A couple of weeks ago, I talked about Paul Harding’s advice to “write what’s really there.” I heard Harding speaker at Writers’ Day, a great event put on by the New Hampshire Writers’ Project. Today I’ll continue the series with a look at writing the drama of the ordinary.
Successful columnist John Clayton led one of the morning sessions at Writers’ Day—A Life Sentence: Column Writing. The 25-year newspaper veteran writes “In the City” for The Union Leader, a Manchester, NH newspaper. Clayton’s column tells all kinds of stories about Manchester and its people: historic people and events, cultural changes, locals’ connections with world events, oddities about the city, you name it. Clayton’s column has netted him many awards, including the New England Associated Press’s Best Local Column, and has been compiled in several books.
What Is a Column?
A column, says Clayton, is “an overheard piece of humanity.” It’s a personal story for a wider audience. Where news is something exceptional that happened, a column is about “the drama of the ordinary.”
Writing a column means making a connection with your readership. It’s an ongoing relationship. You build a community and offer a shared experience of life.
For Clayton, that’s telling stories about individuals he meets in Manchester and about all the things that make Manchester unique. Like Manchester’s first organized town meeting, which took place in a bar. In “City Hall,” Clayton tells some interesting historical anecdotes to tell the real story: the need for help renovating a historic building. He begins with an apt description of the current building (“archaeologists may one day find that City Hall is actually made entirely of duct tape”) and quickly connects the current building with its roots:
Clearly, this is not what our founding fathers (and mothers) intended. No sir. They wanted us to have a meeting place we could be proud of, one that reflected our town’s proud history and our city’s unlimited potential, so, in 1751, they go together for their first organized meeting. In a bar.
The column goes on to describe the progression from ale house to meeting house to city hall and the current building’s need for renovations. Clayton fires up his readers by connecting them to its history.
How Do You Write a Column?
Relationships are two-way streets. Part of column writing is getting to know your audience. Find out what interests them. Offer them opportunities to give you feedback and listen to it. Most important, says Clayton, “is to assume your readers are smart. Don’t talk down to them.”
Your first job is to tell a story. Do your research. “It’s better to over-research and write from abundance. Then you can leave out the less-interesting stuff.” As you search out your topic, pay attention to the details using all of your senses. Don’t just say you walked into a pub, build that bar for your audience. Tell them how it smelled, what you heard, how the wood of the bar felt. “Put yourself in that place,” says Clayton.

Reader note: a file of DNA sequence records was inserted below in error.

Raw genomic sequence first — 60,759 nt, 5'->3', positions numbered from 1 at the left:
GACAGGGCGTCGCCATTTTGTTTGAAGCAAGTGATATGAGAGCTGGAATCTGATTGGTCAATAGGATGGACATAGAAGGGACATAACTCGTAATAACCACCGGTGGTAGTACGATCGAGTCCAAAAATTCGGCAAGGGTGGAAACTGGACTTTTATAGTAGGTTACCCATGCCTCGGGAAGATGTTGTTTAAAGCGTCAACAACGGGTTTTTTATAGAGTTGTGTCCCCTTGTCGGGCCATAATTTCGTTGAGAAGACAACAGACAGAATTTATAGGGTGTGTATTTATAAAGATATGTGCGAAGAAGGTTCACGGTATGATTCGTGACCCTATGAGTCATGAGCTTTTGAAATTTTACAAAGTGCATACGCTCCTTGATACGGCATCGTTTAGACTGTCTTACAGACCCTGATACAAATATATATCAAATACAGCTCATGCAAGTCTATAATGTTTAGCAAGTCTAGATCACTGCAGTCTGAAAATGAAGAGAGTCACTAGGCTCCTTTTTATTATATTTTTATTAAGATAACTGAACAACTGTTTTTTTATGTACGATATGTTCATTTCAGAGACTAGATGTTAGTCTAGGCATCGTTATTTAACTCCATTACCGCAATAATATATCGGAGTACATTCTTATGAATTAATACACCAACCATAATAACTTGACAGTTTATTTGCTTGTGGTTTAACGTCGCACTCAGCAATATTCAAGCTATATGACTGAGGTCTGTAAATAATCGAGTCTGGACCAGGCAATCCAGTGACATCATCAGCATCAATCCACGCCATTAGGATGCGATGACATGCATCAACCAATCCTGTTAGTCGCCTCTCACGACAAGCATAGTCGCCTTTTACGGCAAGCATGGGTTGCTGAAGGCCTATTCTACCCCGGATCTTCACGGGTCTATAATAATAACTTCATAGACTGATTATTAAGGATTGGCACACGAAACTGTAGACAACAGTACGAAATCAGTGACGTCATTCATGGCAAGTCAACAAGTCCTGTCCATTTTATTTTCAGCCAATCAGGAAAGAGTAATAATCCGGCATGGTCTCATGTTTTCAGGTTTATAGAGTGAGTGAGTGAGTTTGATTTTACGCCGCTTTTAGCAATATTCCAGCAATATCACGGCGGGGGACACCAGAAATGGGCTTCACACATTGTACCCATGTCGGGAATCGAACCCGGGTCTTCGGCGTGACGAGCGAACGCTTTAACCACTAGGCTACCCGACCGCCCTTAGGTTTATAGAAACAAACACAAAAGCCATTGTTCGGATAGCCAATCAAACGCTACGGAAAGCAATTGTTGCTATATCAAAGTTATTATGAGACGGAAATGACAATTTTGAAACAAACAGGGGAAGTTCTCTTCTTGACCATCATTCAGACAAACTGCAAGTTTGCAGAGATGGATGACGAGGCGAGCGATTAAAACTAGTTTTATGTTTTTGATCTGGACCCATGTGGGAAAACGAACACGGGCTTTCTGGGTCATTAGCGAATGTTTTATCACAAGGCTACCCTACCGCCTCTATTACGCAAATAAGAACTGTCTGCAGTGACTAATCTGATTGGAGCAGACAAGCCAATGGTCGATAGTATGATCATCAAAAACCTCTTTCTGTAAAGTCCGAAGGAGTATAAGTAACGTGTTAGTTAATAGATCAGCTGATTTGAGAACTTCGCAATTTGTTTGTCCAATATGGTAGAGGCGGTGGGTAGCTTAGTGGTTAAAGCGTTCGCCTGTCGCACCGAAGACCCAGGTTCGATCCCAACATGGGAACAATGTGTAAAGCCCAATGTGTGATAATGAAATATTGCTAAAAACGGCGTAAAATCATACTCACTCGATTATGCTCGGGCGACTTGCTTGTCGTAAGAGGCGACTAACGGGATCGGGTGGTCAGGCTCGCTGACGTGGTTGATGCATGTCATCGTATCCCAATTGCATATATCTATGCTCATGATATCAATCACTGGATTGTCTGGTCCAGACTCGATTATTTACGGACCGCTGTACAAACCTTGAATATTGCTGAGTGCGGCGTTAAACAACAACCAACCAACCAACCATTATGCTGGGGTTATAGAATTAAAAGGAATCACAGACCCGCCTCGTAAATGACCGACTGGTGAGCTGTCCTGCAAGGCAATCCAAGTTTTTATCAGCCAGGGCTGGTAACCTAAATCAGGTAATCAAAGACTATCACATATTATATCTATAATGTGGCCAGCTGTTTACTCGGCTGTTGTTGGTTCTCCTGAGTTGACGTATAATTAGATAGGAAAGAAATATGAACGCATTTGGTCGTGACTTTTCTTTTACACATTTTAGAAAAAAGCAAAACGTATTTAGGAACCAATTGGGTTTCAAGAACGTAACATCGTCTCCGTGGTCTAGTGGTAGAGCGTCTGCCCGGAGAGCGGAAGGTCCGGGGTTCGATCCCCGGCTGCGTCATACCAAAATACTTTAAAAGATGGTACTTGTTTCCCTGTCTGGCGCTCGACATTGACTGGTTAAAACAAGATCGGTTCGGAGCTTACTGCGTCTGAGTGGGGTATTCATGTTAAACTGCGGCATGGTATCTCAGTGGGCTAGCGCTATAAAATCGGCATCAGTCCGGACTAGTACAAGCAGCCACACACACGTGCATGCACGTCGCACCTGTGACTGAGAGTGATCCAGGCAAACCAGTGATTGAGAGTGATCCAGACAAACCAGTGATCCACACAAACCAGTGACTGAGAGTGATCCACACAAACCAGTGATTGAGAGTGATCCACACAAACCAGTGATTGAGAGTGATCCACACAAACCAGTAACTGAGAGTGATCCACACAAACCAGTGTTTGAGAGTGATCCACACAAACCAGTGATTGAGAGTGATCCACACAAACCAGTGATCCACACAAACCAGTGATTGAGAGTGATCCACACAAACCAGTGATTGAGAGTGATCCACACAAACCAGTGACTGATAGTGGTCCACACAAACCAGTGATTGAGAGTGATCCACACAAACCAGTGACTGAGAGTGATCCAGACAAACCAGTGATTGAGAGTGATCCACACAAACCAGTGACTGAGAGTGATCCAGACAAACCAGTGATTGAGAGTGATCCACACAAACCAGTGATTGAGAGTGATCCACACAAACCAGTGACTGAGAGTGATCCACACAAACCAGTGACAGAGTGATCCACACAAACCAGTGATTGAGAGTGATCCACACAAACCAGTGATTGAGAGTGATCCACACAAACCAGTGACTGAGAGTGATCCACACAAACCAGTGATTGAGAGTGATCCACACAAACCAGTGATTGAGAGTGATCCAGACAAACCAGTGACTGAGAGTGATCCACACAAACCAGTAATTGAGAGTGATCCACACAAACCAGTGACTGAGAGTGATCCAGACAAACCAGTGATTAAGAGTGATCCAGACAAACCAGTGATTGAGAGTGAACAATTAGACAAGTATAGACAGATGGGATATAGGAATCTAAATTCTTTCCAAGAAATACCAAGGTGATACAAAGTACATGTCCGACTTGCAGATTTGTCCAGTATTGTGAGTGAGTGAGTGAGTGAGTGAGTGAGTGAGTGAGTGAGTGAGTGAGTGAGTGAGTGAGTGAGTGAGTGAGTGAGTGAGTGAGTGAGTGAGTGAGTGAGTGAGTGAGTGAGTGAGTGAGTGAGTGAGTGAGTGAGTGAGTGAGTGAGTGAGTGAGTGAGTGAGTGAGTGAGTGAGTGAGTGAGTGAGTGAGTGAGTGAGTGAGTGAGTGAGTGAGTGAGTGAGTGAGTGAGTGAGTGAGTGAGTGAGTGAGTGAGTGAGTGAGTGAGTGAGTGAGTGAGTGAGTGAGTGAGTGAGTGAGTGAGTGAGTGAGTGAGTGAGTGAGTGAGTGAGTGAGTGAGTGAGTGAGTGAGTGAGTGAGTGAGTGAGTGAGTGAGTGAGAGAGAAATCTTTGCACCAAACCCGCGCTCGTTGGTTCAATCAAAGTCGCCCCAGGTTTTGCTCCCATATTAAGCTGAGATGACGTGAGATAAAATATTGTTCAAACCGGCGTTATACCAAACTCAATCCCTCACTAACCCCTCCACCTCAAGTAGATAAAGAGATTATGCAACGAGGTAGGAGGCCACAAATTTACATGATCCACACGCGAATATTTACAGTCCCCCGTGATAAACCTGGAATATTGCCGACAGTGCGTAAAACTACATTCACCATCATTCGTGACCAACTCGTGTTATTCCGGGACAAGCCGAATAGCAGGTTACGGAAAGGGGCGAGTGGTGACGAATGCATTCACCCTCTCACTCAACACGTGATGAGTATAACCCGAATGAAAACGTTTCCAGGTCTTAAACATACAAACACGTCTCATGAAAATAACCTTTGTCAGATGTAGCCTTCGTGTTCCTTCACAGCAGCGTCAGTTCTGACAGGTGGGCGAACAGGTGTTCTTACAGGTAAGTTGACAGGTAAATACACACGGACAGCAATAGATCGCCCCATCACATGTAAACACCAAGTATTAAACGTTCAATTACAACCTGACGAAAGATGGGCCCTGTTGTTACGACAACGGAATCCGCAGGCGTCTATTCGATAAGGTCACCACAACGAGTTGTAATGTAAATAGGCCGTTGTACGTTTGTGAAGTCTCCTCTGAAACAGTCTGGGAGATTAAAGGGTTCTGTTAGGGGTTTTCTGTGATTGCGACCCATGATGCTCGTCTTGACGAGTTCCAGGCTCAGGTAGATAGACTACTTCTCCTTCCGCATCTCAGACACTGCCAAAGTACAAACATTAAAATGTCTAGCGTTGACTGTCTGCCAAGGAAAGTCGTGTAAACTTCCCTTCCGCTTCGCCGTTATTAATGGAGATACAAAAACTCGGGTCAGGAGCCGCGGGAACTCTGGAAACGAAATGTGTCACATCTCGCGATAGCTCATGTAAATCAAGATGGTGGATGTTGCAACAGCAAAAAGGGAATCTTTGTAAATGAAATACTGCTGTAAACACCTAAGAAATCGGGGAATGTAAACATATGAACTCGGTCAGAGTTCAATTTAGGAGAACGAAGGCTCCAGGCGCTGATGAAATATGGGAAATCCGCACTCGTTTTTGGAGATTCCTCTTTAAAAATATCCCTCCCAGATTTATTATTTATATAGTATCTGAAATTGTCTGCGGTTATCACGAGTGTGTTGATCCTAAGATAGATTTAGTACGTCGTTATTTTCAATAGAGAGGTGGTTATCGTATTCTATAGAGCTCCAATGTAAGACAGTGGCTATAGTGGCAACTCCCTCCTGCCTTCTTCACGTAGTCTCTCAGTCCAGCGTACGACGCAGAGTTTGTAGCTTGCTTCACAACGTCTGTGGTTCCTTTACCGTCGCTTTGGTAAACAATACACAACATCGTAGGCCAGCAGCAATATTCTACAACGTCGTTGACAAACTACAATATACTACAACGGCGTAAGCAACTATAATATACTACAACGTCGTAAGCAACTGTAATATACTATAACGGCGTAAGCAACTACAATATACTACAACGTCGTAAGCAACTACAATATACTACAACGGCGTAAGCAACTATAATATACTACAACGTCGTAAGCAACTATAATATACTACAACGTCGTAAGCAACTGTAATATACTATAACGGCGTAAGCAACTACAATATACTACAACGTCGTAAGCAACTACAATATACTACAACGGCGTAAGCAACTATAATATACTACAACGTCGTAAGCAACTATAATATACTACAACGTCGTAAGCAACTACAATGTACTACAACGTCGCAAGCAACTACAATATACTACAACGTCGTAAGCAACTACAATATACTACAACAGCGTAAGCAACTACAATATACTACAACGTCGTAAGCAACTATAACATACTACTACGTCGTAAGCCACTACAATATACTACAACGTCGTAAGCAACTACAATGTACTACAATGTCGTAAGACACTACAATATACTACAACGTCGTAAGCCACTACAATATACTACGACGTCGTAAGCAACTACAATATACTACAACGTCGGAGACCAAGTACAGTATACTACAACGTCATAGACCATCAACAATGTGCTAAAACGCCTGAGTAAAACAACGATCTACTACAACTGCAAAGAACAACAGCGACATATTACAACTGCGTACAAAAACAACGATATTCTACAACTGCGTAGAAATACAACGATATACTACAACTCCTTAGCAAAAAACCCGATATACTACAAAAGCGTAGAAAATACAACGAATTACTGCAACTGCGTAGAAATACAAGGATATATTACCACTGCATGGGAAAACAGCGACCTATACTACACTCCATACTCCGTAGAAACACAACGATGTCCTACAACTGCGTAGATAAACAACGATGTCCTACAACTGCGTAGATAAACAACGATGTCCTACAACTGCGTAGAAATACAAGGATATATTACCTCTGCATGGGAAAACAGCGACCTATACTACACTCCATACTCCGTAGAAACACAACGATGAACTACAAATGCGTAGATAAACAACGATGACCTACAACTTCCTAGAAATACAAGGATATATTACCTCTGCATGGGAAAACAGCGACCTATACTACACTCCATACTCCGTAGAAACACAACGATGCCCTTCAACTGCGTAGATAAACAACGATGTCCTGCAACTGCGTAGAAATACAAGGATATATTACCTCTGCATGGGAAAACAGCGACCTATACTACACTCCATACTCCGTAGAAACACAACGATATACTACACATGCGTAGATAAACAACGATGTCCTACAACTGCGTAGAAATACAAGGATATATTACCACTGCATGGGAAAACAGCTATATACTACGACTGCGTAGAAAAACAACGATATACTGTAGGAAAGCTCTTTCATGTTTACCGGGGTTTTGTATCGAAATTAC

When you sit down to write, let the material shape the story you will tell. Once you’ve got your story, create a breadcrumb trail for readers to follow. Then comes the hard work: rewriting.
Like all writing, column writing isn’t throwing words onto a page and leaving them; it’s reworking them until they’re right. This is the time to fine-tune. Play with the words and images. “In every man’s writing, the character of the writer must ultimately revealed,” says Clayton. This is where you are revealed.
How Do You Keep Writing Columns?
Column writing is an ongoing cycle of researching, writing, rewriting, and publishing. Lather. Rinse. Repeat. How do you keep generating story ideas?
Keep your eyes and ears open at all times. I keep a running list of ideas; if I’m ever stuck for a topic, I dig into my list. Some ideas might be on the list for years. But when the time is right, that idea will be there, waiting for me. Fodder for columns includes:
- Items of immediacy
- Industry celebrities
- Popular celebrities
- Items of proximity
- Stories with impact
Keep your curiosity about you, and read everything. You never know what can be turned into a column.
How Do You Find Out More?
Clayton offer several resources for columnists, including:
- National Society of Newspaper Columnists’ Columnists.com
- American Journalism Review
- The Providence Journal’s “The Power of Words”
- “Getting Started in Column Writing”
I’d add one more: read other columnists. Read Clayton. Read columnists who write about your topic. Columnists who write well. Columnists you admire and want to be like when you grow up. You are what you read.
So go read some columnists. Let me know how it goes.